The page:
Raised by Robots?
Since the term “robot” was coined just over 100 years ago in a play by Czech writer Karel Čapek, in which the robots look, behave and work like real people, there has existed both fear and fascination that robots will take over more and more of the work that humans do. A recent explosion in the development of what are known as “care robots” has seen robots start to take over some of the labour involved in caring for humans, particularly when considering experiences of old age, illness or disability. However, other recently developed care robots, such as iPal, Vevo, Cocotto and Kuri, have been developed not for the purposes of assisting in the care of those who are frail, ill or vulnerable, but instead as companions for children, aimed at alleviating the burdens of care on parents, particularly mothers. These robots are intended to entertain, motivate and comfort their human child companions, and while their abilities remain limited, roboticists and robot ethicists alike predict increased robotic intervention in childhood.
Like artificial wombs, these artificial caregivers, or “robot nannies” as they are frequently referred to in the media, provoke a great deal of curiosity and concern. At present, there is insufficient evidence to determine whether so-called nanny robots do (or might) pose a threat to infant and child development and well being. However, in the realm of science fiction, the trope of the “mother robot” has been well-developed, where human infants are raised by robots, often seemingly without any detriment to their psycho-social or emotional development. Caregiving companion robots, frequently termed “Mother,” appear in a range of recent contemporary science fiction texts, including the novels The Mother Code (Stivers 2020), A Closed and Common Orbit (Chambers 2016), and television programs and films like Raised by Wolves (2019-) and I Am Mother (2019). In most cases, the robot mothers, whether benign or malignant, raise normative human children and the narrative hinges on whether these human offspring will opt to abandon (or escape, as the case may be) their machine “mother’s” care in favour of more species appropriate companionship. In I Am Mother and Raised by Wolves,robots gestate and rear humans who eventually discern the ethically dubious lengths their robot mothers will go to to ensure the survival of their human children. In both the film and television program, fetuses are gestated in artificial wombs, in glass tubes or plexiglass cubes, that produce healthy infants that the artificial mothers proceed to nurture and assist. The resulting children are normatively human in their appearance, habits, traits, postures and communicative styles. While they do raise moral and ethical questions, these texts promote the idea that there is nothing socially or developmentally problematic in being raised by robots.
The assumption that parts of “maternity” can simply be replaced with machines stems from a humanist vision of that conceives of human subjects as individual and independent units, while also being driven by, as Irina Aristarkova notes, a patriarchal “devaluation of maternal participation in the process of human development” (Aristarkova 2005, 51). Such a view ignores the complex embodied relationality that is the foundation for human development from gestation through infancy to early childhood. For example, evidence from neuroscience, developmental psychology, anthropology and sociology demonstrates that infants require regular tactile contact from caregivers for sustenance, development and socialization (Stack 2001). Human touch is a crucial, formative means of communication and care from the earliest stages of human life; experiences of touch in infancy and childhood facilitate organism survival and development and shape a person’s lifelong affective capacities and preferences. “Maternal” technologies, real and imagined, largely ignore the formative, fundamental role of touch as “the most basic mammalian maternal behavior” (Feldman 2011, 373), treating gestation and child rearing as straightforwardly mechanical behaviours and tasks that can be fulfilled by any appropriately programmed body.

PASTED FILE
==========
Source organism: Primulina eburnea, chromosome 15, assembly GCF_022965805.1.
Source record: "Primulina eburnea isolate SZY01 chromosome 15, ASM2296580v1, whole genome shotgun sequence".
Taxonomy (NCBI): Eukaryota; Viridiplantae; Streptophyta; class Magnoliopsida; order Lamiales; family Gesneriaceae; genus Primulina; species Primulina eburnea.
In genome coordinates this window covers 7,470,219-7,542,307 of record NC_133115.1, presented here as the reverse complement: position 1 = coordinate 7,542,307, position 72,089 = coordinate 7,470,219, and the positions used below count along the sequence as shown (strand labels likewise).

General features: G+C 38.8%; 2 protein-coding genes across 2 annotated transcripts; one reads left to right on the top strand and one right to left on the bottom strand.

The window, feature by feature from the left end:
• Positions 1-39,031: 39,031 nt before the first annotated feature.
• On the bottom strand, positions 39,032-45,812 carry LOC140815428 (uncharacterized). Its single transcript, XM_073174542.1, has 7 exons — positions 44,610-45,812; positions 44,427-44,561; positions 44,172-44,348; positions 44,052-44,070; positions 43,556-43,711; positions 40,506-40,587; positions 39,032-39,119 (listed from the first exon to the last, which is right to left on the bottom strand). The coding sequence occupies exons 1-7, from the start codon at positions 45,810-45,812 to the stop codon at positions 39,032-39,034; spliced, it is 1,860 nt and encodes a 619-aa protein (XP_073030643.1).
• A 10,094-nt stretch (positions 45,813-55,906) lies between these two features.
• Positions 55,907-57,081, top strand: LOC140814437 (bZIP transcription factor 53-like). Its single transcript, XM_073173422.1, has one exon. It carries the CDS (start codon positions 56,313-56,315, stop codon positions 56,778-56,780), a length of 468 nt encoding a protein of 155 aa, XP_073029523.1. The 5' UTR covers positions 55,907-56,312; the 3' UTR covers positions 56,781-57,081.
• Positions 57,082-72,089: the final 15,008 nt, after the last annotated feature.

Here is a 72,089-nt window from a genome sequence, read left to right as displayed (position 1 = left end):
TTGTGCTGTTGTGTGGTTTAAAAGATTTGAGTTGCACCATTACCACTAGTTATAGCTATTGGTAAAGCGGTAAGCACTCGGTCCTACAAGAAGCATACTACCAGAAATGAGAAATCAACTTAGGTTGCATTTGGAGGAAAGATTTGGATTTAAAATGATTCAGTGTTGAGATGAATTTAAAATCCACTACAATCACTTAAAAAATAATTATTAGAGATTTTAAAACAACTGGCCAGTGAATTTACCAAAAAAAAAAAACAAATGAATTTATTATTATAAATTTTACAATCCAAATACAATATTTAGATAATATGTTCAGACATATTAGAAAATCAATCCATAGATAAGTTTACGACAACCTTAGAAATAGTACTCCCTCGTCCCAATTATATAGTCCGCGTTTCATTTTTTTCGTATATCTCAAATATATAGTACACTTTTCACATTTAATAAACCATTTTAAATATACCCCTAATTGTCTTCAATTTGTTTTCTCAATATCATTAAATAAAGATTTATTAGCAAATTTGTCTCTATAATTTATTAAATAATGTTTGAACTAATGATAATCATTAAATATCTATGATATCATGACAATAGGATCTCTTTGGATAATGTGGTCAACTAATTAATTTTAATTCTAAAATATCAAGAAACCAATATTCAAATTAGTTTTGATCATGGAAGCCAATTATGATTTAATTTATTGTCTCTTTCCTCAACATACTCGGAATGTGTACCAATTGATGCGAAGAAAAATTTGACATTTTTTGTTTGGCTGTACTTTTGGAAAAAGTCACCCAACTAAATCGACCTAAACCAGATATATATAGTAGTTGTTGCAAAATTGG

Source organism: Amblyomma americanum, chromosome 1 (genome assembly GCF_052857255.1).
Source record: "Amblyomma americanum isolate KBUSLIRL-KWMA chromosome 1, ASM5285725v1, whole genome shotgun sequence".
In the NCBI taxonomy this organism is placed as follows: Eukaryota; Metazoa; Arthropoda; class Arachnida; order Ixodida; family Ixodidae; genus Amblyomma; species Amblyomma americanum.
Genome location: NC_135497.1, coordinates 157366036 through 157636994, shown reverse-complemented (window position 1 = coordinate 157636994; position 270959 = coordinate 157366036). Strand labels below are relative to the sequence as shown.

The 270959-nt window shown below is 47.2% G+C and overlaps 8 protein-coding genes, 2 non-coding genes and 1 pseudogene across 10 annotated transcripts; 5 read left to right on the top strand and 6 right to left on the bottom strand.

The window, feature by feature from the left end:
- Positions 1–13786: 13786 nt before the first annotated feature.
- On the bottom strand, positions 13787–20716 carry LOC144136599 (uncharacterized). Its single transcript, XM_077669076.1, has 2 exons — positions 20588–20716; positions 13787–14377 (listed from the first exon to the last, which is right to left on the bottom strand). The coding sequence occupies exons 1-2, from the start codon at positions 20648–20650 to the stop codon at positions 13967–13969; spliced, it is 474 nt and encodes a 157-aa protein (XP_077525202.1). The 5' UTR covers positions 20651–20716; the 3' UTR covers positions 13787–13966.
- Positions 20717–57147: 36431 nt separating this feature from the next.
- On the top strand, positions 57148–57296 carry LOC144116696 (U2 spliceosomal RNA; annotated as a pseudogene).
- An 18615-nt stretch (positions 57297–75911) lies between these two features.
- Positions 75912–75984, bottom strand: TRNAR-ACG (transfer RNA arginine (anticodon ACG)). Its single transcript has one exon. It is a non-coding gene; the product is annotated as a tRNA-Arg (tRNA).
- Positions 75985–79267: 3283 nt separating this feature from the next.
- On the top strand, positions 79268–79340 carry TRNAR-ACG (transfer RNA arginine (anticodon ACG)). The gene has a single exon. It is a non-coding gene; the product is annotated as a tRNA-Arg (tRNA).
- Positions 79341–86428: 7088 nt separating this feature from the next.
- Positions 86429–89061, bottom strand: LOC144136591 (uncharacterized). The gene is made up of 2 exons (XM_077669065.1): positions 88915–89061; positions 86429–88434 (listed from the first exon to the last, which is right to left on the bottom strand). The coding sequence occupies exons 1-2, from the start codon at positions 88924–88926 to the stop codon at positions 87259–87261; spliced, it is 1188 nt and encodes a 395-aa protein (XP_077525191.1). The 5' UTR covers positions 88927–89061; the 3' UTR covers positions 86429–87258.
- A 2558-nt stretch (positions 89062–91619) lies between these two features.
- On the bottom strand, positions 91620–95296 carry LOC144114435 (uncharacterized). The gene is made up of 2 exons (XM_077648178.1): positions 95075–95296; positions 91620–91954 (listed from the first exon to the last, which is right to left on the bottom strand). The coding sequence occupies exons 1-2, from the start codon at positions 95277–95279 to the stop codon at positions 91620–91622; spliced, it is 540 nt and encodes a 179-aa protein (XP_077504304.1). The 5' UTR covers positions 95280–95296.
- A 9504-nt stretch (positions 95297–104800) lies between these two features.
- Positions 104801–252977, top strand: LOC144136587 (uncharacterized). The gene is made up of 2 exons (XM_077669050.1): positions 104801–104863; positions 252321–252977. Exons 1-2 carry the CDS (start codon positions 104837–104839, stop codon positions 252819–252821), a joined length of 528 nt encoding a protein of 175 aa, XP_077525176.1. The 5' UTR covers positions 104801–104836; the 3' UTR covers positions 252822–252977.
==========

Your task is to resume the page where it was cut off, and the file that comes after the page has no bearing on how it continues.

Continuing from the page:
Debates and concerns about “maternal” technologies often centre around questions of the risks and benefits of increased technological intervention into pregnancy and child rearing, while also circling around enduring feminist concerns regarding whether these technologies herald the liberation of women from biologically-determined motherhood, or a dystopian age of patriarchal reproductive control. However, there is much less focus on the particular, material implications of “maternal” technologies and the complex relational networks they are designed to replace and/or augment. From a posthuman, phenomenological perspective, human contact matters, not only for survival and flourishing, but for the very ontological shape of human being. Different relations, different assemblages produce different organisms. What organisms might ectogenetic, robotic assemblages produce?
Aristarkova, Irina. “Ectogenesis and Mother as Machine.” Body and Society, vol. 11, no. 3, 2005, pp. 43-59.
Feldman, Ruth. “Maternal touch and the developing infant.” The Handbook of Touch: Neuroscience, Behavioral, and Health Perspectives, edited by Matthew John Hertenstein and Sandra J. Weiss, Springer, 2011, pp. 373–407.
Field, Tiffany. Touch. Cambridge, MIT Press, 2003.
Stack, Dale M. “The Salience of Touch and Physical Contact During Infancy: Unraveling Some of the Mysteries of the Somesthetic Sense.” Blackwell Handbook of Infant Development, edited by Gavin Bremner and Alan Fogel, Oxford, Blackwell Publishers, 2001, pp. 351-378.
van den Broek, Egon L. “Robot Nannies: Future or fiction?” Interaction Studies, vol. 11 no. 2, 2010, pp. 274-282.
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